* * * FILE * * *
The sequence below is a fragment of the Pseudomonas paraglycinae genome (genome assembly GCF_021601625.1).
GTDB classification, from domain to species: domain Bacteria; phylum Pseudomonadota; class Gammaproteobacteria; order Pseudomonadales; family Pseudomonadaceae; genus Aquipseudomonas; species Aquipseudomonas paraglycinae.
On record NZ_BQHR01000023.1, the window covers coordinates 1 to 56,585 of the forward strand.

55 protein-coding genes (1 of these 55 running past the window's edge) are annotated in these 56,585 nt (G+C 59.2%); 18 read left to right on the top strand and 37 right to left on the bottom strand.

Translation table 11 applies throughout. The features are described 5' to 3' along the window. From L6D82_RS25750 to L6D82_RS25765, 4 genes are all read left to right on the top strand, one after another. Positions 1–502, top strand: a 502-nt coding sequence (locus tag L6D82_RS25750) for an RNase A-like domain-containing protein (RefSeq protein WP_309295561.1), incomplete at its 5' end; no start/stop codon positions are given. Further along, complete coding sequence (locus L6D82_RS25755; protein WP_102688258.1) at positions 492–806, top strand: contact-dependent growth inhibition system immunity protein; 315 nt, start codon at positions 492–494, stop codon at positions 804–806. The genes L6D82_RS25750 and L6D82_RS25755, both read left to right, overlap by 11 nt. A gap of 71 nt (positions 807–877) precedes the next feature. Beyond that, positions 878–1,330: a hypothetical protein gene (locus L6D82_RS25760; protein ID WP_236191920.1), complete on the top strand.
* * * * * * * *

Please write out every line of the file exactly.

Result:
The sequence below is a fragment of the Pseudomonas paraglycinae genome (genome assembly GCF_021601625.1).
GTDB classification, from domain to species: domain Bacteria; phylum Pseudomonadota; class Gammaproteobacteria; order Pseudomonadales; family Pseudomonadaceae; genus Aquipseudomonas; species Aquipseudomonas paraglycinae.
On record NZ_BQHR01000023.1, the window covers coordinates 1 to 56,585 of the forward strand.

55 protein-coding genes (1 of these 55 running past the window's edge) are annotated in these 56,585 nt (G+C 59.2%); 18 read left to right on the top strand and 37 right to left on the bottom strand.

Translation table 11 applies throughout. The features are described 5' to 3' along the window. From L6D82_RS25750 to L6D82_RS25765, 4 genes are all read left to right on the top strand, one after another. Positions 1–502, top strand: a 502-nt coding sequence (locus tag L6D82_RS25750) for an RNase A-like domain-containing protein (RefSeq protein WP_309295561.1), incomplete at its 5' end; no start/stop codon positions are given. Further along, complete coding sequence (locus L6D82_RS25755; protein WP_102688258.1) at positions 492–806, top strand: contact-dependent growth inhibition system immunity protein; 315 nt, start codon at positions 492–494, stop codon at positions 804–806. The genes L6D82_RS25750 and L6D82_RS25755, both read left to right, overlap by 11 nt. A gap of 71 nt (positions 807–877) precedes the next feature. Beyond that, positions 878–1,330: a hypothetical protein gene (locus L6D82_RS25760; protein ID WP_236191920.1), complete on the top strand.